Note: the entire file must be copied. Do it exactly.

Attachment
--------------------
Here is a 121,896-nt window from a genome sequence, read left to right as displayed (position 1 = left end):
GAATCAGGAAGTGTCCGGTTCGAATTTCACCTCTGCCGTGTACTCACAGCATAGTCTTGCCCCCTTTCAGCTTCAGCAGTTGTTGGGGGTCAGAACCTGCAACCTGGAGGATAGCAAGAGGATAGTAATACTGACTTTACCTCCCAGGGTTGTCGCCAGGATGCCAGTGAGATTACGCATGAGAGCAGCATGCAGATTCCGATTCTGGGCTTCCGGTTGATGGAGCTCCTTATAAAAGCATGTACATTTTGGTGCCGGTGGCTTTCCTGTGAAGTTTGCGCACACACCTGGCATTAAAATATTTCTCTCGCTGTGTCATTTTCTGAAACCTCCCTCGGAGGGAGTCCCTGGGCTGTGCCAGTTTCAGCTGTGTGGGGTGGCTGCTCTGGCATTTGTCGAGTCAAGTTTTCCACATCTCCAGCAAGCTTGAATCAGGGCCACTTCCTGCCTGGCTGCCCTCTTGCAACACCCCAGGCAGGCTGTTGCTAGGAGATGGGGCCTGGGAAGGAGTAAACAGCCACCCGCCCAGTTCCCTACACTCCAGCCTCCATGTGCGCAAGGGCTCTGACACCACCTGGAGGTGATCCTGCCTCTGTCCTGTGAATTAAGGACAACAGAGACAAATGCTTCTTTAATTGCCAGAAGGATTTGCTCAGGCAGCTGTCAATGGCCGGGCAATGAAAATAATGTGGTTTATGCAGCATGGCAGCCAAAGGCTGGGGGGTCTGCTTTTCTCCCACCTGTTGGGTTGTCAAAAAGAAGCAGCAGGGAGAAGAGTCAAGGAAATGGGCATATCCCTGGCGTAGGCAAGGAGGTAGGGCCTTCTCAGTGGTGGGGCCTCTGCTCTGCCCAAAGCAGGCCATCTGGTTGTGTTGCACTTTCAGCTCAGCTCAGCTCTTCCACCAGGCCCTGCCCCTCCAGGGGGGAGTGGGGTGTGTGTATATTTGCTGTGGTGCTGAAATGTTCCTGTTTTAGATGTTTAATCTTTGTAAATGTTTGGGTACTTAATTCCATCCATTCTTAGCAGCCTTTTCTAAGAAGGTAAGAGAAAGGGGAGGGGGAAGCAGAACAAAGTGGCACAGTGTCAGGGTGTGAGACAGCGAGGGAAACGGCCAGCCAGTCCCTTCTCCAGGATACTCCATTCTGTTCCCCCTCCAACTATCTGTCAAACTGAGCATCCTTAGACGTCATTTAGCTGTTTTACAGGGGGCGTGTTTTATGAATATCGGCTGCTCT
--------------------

Here is a 121,896-nt window from a genome sequence, read left to right as displayed (position 1 = left end):
GAATCAGGAAGTGTCCGGTTCGAATTTCACCTCTGCCGTGTACTCACAGCATAGTCTTGCCCCCTTTCAGCTTCAGCAGTTGTTGGGGGTCAGAACCTGCAACCTGGAGGATAGCAAGAGGATAGTAATACTGACTTTACCTCCCAGGGTTGTCGCCAGGATGCCAGTGAGATTACGCATGAGAGCAGCATGCAGATTCCGATTCTGGGCTTCCGGTTGATGGAGCTCCTTATAAAAGCATGTACATTTTGGTGCCGGTGGCTTTCCTGTGAAGTTTGCGCACACACCTGGCATTAAAATATTTCTCTCGCTGTGTCATTTTCTGAAACCTCCCTCGGAGGGAGTCCCTGGGCTGTGCCAGTTTCAGCTGTGTGGGGTGGCTGCTCTGGCATTTGTCGAGTCAAGTTTTCCACATCTCCAGCAAGCTTGAATCAGGGCCACTTCCTGCCTGGCTGCCCTCTTGCAACACCCCAGGCAGGCTGTTGCTAGGAGATGGGGCCTGGGAAGGAGTAAACAGCCACCCGCCCAGTTCCCTACACTCCAGCCTCCATGTGCGCAAGGGCTCTGACACCACCTGGAGGTGATCCTGCCTCTGTCCTGTGAATTAAGGACAACAGAGACAAATGCTTCTTTAATTGCCAGAAGGATTTGCTCAGGCAGCTGTCAATGGCCGGGCAATGAAAATAATGTGGTTTATGCAGCATGGCAGCCAAAGGCTGGGGGGTCTGCTTTTCTCCCACCTGTTGGGTTGTCAAAAAGAAGCAGCAGGGAGAAGAGTCAAGGAAATGGGCATATCCCTGGCGTAGGCAAGGAGGTAGGGCCTTCTCAGTGGTGGGGCCTCTGCTCTGCCCAAAGCAGGCCATCTGGTTGTGTTGCACTTTCAGCTCAGCTCAGCTCTTCCACCAGGCCCTGCCCCTCCAGGGGGGAGTGGGGTGTGTGTATATTTGCTGTGGTGCTGAAATGTTCCTGTTTTAGATGTTTAATCTTTGTAAATGTTTGGGTACTTAATTCCATCCATTCTTAGCAGCCTTTTCTAAGAAGGTAAGAGAAAGGGGAGGGGGAAGCAGAACAAAGTGGCACAGTGTCAGGGTGTGAGACAGCGAGGGAAACGGCCAGCCAGTCCCTTCTCCAGGATACTCCATTCTGTTCCCCCTCCAACTATCTGTCAAACTGAGCATCCTTAGACGTCATTTAGCTGTTTTACAGGGGGCGTGTTTTATGAATATCGGCTGCTCT